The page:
3D printed car parts: Meet Bugatti’s Divo Supercar
Posted By Lucie Gaget on Sep 5, 2018 |
Additive manufacturing is more and more used in the automotive industry. This 3D technology is useful on many levels, from the prototyping process to the production of car parts. Even if we are still waiting to see a fully 3D printed car on the road, we can now say that the automotive industry is really getting closer to this project.
From classic vehicles to customized cars, a lot of new projects can now be produced using 3D printing. Bugatti, the French automotive manufacturer, actually included some 3D printed car parts to its new car, the Divo Supercar. We will tell you everything about this new project developed by the luxury car maker in this blog post!
3D printing for the automotive sector
Additive manufacturing can be really useful in the automotive industry. Indeed, it is the perfect way to create prototypes, to work on car design or manufacture functional car parts.
The 3D printing technology is really becoming a great help for the automotive industry. Indeed, it helps the product development but it is also a great way to save money on different levels in this sector. You now know that it is possible to 3D print car parts, but 3D printing can also be helpful for the manufacturing process by itself.
For example, Volkswagen Autoeuropa, the car manufacturer, is using 3D printing to manufacture some of its tools. The company estimates that thanks to their use of additive manufacturing, they saved 250,000€ in 2017. This technology can clearly help to reduce the tooling investment of car manufacturers.
3D printing is also a new way for car manufacturers to develop brand new projects. For example, we recently talked about the promising 3D printed tires created by Michelin, a new innovation allowing to avoid some traditional tire problems, like low pressure, blowouts, and diverse safety problems. Additive manufacturing is offering new interesting possibilities in terms of car equipment thanks to new 3D printers and materials.
As you can see, this cutting-edge technology can be used for various applications in the automotive sector. 3D modeling software and 3D technology are allowing to work on any design, to rapidly prototype or to create a final product. If you have an automotive project and need software to begin and start your 3D design, here is our selection of the best CAD software for the automotive industry.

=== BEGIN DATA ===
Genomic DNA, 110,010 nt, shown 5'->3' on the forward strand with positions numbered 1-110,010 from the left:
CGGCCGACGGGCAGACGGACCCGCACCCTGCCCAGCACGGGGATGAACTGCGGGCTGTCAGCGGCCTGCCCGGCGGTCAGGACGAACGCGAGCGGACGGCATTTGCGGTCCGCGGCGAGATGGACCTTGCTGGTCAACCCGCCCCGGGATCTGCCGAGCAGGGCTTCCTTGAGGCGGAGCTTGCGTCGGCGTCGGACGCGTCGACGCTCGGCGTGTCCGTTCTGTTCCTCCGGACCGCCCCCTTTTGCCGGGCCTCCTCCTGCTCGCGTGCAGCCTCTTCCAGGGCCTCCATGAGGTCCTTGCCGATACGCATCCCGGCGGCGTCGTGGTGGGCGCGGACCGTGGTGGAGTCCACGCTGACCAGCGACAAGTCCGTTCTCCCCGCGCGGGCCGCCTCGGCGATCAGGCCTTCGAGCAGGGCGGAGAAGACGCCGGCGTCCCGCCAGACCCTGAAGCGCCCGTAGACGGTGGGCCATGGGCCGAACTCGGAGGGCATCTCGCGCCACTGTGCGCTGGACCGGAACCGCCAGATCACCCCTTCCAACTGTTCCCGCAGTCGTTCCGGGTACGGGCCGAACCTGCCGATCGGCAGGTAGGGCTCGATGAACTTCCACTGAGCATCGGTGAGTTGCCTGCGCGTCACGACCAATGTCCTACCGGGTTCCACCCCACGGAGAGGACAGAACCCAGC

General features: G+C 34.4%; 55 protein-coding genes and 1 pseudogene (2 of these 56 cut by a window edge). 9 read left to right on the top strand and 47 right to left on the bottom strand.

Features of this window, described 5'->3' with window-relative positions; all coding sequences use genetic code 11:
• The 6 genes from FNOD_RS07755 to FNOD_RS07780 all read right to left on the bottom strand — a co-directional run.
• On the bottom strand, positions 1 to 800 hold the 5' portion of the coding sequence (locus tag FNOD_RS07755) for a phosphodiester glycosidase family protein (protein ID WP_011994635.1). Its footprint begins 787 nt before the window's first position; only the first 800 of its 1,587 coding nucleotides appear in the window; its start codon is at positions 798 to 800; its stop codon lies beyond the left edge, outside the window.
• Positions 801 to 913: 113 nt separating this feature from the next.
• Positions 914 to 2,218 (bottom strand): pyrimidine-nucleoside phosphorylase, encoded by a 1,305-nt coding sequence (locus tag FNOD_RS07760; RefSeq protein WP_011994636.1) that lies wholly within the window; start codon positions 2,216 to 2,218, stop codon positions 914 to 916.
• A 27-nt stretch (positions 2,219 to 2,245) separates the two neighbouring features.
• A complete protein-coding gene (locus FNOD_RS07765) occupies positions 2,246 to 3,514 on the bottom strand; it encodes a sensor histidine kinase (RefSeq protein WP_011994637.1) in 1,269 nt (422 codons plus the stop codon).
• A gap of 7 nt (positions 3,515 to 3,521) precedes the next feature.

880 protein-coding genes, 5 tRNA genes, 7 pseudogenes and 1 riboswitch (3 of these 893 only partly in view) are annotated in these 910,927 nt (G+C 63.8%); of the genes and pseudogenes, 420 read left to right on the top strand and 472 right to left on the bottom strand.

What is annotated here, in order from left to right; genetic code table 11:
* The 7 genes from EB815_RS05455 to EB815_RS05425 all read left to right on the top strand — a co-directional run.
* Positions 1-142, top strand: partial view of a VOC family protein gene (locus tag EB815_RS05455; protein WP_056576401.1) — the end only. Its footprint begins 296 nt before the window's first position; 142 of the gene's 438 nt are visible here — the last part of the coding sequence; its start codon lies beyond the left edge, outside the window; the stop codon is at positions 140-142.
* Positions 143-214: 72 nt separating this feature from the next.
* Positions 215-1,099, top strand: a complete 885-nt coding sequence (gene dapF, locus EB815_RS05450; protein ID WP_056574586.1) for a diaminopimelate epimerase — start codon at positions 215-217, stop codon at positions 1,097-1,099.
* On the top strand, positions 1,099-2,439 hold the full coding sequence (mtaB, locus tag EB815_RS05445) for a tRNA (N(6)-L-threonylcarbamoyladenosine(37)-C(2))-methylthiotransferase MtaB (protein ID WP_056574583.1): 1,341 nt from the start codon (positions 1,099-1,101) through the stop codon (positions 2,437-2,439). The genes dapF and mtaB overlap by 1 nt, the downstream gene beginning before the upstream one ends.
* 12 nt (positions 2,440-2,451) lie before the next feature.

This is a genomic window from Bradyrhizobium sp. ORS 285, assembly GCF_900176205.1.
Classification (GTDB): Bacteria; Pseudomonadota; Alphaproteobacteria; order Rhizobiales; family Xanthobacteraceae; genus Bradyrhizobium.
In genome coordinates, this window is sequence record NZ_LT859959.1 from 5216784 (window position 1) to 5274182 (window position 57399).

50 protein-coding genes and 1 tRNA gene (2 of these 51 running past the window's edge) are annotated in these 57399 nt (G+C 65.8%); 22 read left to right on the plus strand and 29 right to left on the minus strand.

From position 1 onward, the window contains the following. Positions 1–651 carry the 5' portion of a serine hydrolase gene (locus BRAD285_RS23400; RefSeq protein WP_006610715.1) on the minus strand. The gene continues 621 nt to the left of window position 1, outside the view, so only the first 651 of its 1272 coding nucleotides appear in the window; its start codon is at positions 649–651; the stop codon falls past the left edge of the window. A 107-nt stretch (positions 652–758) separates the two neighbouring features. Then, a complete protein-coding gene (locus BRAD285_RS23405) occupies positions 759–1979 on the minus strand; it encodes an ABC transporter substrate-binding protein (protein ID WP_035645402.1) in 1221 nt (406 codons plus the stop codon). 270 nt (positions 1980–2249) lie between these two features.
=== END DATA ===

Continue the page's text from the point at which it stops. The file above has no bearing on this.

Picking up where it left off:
Bugatti using 3D printing to manufacture car parts
The new Divo Supercar
3D printing also means more freedom, especially when it comes to the design of the car parts. It is perfect to modify the design, easily allowing mass customization for example. It is the best method to work on the structure of the parts and improve them. For example, it is possible to use this manufacturing method to reduce weight of the parts or to reduce the material loss, as you only use the amount of material that is needed for the project. Plus, lighter products and less material used also means a lower budget to manufacture your parts.
If Bugatti used the additive manufacturing technology for the creation of this car, it is precisely because they wanted to reduce the weight of their parts. They 3D printed fin rear lights for this vehicle, making them lighter than the previous Chinon model. Reducing the total weight of the car parts and of the whole car can totally improve its performance.
Bugatti President Stephan Winkelmann states that this new Divo Supercar really has higher performance in terms of acceleration and agility. It is even more aerodynamic than the previous model, and really faster. We can also say that these parts are really matching the global aesthetic of the car, and of the whole brand.
Additive manufacturing is also a great manufacturing method for small production runs. Bugatti only needed this part for 40 cars and in these cars, 3D printing appears to be a perfect solution, allowing to print several parts for an advantageous price.
A previous use of 3D printing
It is not the first time that Bugatti includes 3D printing in the manufacturing process of one of their cars. Indeed, the manufacturer, developed 3D printed brake calliper for Bugatti Chiron, their previous model.
As their first use of 3D printing was quite promising, we can assume that more and more car manufacturers are now willing to use this technology, and that they will also begin to use it to print small but also bigger parts. Additive manufacturing is particularly efficient in this sector, enabling the improvement of car structures.
Car manufacturers are starting to really make the most of 3D printing, to build classic cars or more extraordinary projects like this Divo Supercar. 3D printers are now allowing to create qualitative parts and to build project even more easily and wit a lower budget than with technologies such as injection molding.
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Picture credit: Bugatti Automobiles S.A.S